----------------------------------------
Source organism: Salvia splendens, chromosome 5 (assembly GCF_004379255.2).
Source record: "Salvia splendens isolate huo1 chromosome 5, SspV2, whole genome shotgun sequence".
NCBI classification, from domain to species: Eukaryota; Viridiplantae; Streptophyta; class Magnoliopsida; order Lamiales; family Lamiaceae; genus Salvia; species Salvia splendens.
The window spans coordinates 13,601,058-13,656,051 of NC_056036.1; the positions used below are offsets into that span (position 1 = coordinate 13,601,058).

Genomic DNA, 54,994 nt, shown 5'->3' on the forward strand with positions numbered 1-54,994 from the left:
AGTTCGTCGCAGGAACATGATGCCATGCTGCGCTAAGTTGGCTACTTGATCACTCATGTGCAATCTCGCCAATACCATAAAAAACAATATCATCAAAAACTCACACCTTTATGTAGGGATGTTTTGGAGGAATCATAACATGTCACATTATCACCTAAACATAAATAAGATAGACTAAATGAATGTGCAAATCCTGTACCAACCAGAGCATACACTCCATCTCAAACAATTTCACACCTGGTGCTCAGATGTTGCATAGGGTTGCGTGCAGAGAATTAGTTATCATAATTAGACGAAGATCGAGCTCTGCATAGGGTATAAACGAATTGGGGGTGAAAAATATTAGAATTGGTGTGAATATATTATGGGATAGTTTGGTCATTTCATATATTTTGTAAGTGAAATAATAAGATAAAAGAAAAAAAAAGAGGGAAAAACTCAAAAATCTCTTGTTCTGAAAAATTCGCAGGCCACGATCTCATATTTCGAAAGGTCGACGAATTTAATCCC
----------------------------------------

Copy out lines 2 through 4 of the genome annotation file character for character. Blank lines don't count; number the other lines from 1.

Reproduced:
Source record: "Salvia splendens isolate huo1 chromosome 5, SspV2, whole genome shotgun sequence".
NCBI classification, from domain to species: Eukaryota; Viridiplantae; Streptophyta; class Magnoliopsida; order Lamiales; family Lamiaceae; genus Salvia; species Salvia splendens.
The window spans coordinates 13,601,058-13,656,051 of NC_056036.1; the positions used below are offsets into that span (position 1 = coordinate 13,601,058).